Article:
The view that the purchasing of guidelines should be used to increase the amount of effective care and that this is congruent with reducing costs stems from this view. Guidelines may, however, increase the volume of activity and thus cost. There is growing evidence of a large number of people in the community with symptoms that could be relieved effectively but who have not sought treatment.44 45 Calculations of costs and benefits should include the cost of developing, implementing, and monitoring the guidelines. Experience with medical audit46 in the United Kingdom and professional review or the work of the Agency for Health Care Policy and Research in the United States suggests that this may be considerable.
The work entailed in developing and implementing guidelines, then, should not be underestimated. Guidelines need to be developed locally and disseminated within the context of an educational programme.37 47 These processes take time, effort, skills, and money. And the continuing lack of appropriate research based evidence in many areas is a major problem. Poorly developed or insufficiently comprehensive protocols or guidelines can be inappropriate, unhelpful, or evenpotentially misleading.48
The way forward
At one level the issue of implementing guidelines through purchasing reflects a wider debate about the validity of applying models based on rational decisions and perfect information to complex adaptive human systems.49 Dogmatic approaches based on these models seek to avoid market failure by increasing the quality of information used to inform transactions, though the advocates of these policies often ignore the risk that in doing so they may precipitate market failure through increased administrative costs or failure to value such qualities as altruism. These are fundamental issues that need to be addressed explicitly by health policy makers, though they may be seen as somewhat esoteric by those charged with implementing government policies.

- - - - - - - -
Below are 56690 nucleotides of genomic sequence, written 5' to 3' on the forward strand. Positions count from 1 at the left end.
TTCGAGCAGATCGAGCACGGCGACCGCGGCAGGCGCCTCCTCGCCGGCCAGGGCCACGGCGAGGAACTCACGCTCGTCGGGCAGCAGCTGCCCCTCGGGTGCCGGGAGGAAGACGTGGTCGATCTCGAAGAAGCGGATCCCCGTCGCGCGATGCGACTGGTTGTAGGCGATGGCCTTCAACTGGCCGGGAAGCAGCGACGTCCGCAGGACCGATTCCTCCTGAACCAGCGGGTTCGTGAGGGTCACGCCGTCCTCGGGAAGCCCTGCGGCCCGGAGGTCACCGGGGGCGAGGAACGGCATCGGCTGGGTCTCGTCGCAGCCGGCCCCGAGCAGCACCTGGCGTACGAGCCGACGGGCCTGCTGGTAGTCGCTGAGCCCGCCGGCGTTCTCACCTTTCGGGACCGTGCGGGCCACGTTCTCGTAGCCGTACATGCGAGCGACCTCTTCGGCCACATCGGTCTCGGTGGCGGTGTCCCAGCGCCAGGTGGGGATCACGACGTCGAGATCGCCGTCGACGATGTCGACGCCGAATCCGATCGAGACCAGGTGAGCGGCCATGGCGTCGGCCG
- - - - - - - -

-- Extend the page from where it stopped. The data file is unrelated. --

With respect to more practical issues, this review has highlighted some limitations of the purchasing process as a means of increasing the effectiveness of health care that is delivered. This should not be interpreted as reflecting either complacency that all is well or that nothing can be done. Purchasing clearly has a contribution to make, though it may be more limited than originally anticipated. Large areas of clinical practice will remain where attempts to purchase by means of protocols will be impossible. In these areas more appropriate approaches including increased reliance on education and clinical audit to improve quality of care are likely to offer the best way forward.37
Implementation must be sensitive to the concerns of both health care professionals and their patients. There must be recognition that cooperation achieves better results than conflict and coercion.50 Given the importance of the “doctor as medicine,” forcing doctors to abide by guidelines that they do not believe inespecially if this is obvious to the patient—is likely to have an adverse effect on outcome. Ways of reconciling patient choice with research based evidence are needed when they conflict.
Perhaps the most difficult issue for all of us concerned in purchasing or providing care is the need for an increased acceptance that a degree of uncertainty is integral to health services. When Heisenberg introduced the uncertainty principle over 60 years ago,51 this did not halt progress in theoretical physics. Rather, by explicitly identifying the limitations to knowledge it enabled scientists to pursue the achievable rather than the impossible.
Certainly a more explicit recognition of the limits to and costs of implementing guidelines and protocols through purchasing may inject a greater degree of reality into some of the current debates.
We are grateful to Colin Sanderson, Naomi Fulop, Nick Black, Nick Mays, and Jenny Roberts for helpful comments.